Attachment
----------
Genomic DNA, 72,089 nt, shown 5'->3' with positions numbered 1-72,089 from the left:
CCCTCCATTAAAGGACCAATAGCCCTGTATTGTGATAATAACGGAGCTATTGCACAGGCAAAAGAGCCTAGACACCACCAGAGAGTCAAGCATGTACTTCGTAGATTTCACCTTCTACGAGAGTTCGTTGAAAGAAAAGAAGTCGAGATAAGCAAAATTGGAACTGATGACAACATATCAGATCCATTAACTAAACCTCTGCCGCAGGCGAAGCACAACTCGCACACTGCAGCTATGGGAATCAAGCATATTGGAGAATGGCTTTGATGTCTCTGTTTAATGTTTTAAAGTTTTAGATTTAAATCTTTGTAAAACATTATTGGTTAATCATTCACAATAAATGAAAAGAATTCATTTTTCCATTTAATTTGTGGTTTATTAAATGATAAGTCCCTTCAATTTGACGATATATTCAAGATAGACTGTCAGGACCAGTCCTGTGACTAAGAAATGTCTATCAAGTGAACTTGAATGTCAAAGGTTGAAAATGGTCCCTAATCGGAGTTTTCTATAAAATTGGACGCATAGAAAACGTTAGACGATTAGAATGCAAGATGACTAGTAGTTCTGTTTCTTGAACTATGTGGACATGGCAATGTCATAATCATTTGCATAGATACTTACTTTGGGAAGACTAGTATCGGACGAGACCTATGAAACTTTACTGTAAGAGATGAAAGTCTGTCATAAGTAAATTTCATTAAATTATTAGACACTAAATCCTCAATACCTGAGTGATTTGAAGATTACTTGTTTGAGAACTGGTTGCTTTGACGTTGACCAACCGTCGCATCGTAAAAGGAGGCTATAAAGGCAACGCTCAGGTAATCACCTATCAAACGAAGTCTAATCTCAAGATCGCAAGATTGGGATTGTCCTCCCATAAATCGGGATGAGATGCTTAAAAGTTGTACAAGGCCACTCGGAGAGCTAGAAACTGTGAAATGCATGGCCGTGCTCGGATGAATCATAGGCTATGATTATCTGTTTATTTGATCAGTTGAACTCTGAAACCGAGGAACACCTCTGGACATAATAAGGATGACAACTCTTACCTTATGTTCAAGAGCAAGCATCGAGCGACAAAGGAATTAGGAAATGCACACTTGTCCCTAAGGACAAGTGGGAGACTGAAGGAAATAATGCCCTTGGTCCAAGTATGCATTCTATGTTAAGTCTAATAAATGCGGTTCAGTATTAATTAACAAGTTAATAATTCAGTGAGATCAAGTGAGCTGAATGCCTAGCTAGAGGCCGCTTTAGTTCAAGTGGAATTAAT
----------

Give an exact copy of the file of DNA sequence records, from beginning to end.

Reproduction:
Genomic DNA, 72,089 nt, shown 5'->3' with positions numbered 1-72,089 from the left:
CCCTCCATTAAAGGACCAATAGCCCTGTATTGTGATAATAACGGAGCTATTGCACAGGCAAAAGAGCCTAGACACCACCAGAGAGTCAAGCATGTACTTCGTAGATTTCACCTTCTACGAGAGTTCGTTGAAAGAAAAGAAGTCGAGATAAGCAAAATTGGAACTGATGACAACATATCAGATCCATTAACTAAACCTCTGCCGCAGGCGAAGCACAACTCGCACACTGCAGCTATGGGAATCAAGCATATTGGAGAATGGCTTTGATGTCTCTGTTTAATGTTTTAAAGTTTTAGATTTAAATCTTTGTAAAACATTATTGGTTAATCATTCACAATAAATGAAAAGAATTCATTTTTCCATTTAATTTGTGGTTTATTAAATGATAAGTCCCTTCAATTTGACGATATATTCAAGATAGACTGTCAGGACCAGTCCTGTGACTAAGAAATGTCTATCAAGTGAACTTGAATGTCAAAGGTTGAAAATGGTCCCTAATCGGAGTTTTCTATAAAATTGGACGCATAGAAAACGTTAGACGATTAGAATGCAAGATGACTAGTAGTTCTGTTTCTTGAACTATGTGGACATGGCAATGTCATAATCATTTGCATAGATACTTACTTTGGGAAGACTAGTATCGGACGAGACCTATGAAACTTTACTGTAAGAGATGAAAGTCTGTCATAAGTAAATTTCATTAAATTATTAGACACTAAATCCTCAATACCTGAGTGATTTGAAGATTACTTGTTTGAGAACTGGTTGCTTTGACGTTGACCAACCGTCGCATCGTAAAAGGAGGCTATAAAGGCAACGCTCAGGTAATCACCTATCAAACGAAGTCTAATCTCAAGATCGCAAGATTGGGATTGTCCTCCCATAAATCGGGATGAGATGCTTAAAAGTTGTACAAGGCCACTCGGAGAGCTAGAAACTGTGAAATGCATGGCCGTGCTCGGATGAATCATAGGCTATGATTATCTGTTTATTTGATCAGTTGAACTCTGAAACCGAGGAACACCTCTGGACATAATAAGGATGACAACTCTTACCTTATGTTCAAGAGCAAGCATCGAGCGACAAAGGAATTAGGAAATGCACACTTGTCCCTAAGGACAAGTGGGAGACTGAAGGAAATAATGCCCTTGGTCCAAGTATGCATTCTATGTTAAGTCTAATAAATGCGGTTCAGTATTAATTAACAAGTTAATAATTCAGTGAGATCAAGTGAGCTGAATGCCTAGCTAGAGGCCGCTTTAGTTCAAGTGGAATTAAT